Other projects include:
  • The Nairobi Metropolitan Mass Rapid Transport System (MRTS): The private sector is to provide the rolling stock for a new 16mm standard gauge railway. Kenya Railways expects to rehabilitate about 160km of rail around Nairobi besides building a new 7km extension to JKIA to cater for a part of the 1.5mn city commuters. The project, to be funded as a PPP, has attracted some interest with Kenya-Uganda railway operator RVR who indicated that they would bid to run the lucrative network.
  • Housing for public servants (50,000 units for the police and 60,000 units for prison wardens).
  • Construction and running of a national data centre.
  • A 5,000 capacity hostel in Kenyatta University (ongoing).

Planning Faster than Legislating?
Currently, PPPs are guided by a subsidiary legislation of 2009 under the Public Procurement and Disposal Act. The existing legislation is fragmented and has failed to provide enough legal guarantees. As a consequence, the private sector has only responded reluctantly to PPP opportunities when advertised.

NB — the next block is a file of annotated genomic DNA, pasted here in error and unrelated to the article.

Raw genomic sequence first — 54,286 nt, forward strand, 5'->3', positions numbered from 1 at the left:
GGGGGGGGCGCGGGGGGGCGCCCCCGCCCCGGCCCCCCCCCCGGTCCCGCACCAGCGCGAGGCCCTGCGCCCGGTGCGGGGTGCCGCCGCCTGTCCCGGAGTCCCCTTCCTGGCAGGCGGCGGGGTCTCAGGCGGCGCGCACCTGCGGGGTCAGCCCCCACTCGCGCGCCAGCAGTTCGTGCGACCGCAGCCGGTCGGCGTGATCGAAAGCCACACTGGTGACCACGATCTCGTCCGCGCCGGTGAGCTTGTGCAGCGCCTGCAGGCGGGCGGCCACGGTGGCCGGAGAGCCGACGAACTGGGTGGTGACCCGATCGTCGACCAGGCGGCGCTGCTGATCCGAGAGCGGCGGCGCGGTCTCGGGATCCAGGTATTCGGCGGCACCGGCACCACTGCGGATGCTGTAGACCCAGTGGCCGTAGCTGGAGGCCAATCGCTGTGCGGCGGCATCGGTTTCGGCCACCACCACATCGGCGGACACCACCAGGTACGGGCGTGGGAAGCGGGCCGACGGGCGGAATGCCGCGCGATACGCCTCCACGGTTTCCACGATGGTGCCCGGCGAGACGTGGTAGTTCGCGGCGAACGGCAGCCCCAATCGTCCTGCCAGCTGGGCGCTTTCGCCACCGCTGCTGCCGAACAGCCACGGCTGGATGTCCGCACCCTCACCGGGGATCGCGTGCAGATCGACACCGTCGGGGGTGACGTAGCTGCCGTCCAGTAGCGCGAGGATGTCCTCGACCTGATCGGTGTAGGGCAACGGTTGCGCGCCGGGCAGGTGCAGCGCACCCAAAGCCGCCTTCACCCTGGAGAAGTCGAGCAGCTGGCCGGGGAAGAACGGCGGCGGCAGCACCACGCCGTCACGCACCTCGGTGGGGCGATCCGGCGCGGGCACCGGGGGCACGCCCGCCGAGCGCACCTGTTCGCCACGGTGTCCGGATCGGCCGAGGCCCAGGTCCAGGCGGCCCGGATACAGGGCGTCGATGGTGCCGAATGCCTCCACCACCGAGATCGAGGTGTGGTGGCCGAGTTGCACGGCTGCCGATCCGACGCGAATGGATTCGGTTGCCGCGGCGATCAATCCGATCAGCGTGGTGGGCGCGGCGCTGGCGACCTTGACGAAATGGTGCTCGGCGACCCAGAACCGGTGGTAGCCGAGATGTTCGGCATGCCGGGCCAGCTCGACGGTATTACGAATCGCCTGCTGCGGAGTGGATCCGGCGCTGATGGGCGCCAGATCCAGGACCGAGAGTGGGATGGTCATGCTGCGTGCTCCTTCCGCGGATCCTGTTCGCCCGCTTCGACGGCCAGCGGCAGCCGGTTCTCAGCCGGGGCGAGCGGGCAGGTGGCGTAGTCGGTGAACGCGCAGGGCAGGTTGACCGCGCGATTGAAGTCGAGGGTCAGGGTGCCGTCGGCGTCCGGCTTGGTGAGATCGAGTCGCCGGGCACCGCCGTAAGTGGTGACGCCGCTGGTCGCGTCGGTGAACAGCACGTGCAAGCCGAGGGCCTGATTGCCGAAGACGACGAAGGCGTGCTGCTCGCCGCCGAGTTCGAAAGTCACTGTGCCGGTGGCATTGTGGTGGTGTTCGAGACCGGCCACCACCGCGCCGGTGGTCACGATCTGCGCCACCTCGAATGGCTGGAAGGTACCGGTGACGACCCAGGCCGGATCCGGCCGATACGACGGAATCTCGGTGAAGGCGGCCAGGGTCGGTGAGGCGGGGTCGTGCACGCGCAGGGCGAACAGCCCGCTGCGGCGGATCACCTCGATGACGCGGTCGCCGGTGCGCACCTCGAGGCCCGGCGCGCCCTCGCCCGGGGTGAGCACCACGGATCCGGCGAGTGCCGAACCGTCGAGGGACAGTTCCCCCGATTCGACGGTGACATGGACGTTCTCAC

In December 2011, the cabinet approved the PPP policy and the PPP Bill 2011. The policy is intended to provide the government and its agencies with transparent guidelines on PPP project formulation and implementation. According to the Permanent Secretary in the Ministry of Finance, Joseph Kinyua, the bill, expected to be tabled in April or May 2012, will consolidate all issues relating to PPPs into one law. It will also establish legal institutions to prepare and approve PPP projects, provide a legal basis for agencies wishing to enter into PPP arrangements, and provide a clear approval process for PPPs.


The PPP Bill will
  • provide the legal capacity to government bodies to enter into PPP contracts;
  • create certainty and investor confidence;
  • address legal gaps, remove conflicts and overlaps in law;
  • clarify roles and responsibilities of various bodies and institutions that may have an input to the PPP process;
  • establish legal institutions to prepare and approve PPP projects;
  • reduce negative impacts on risk profile of PPP projects;
  • provide a framework for PPP project cycle;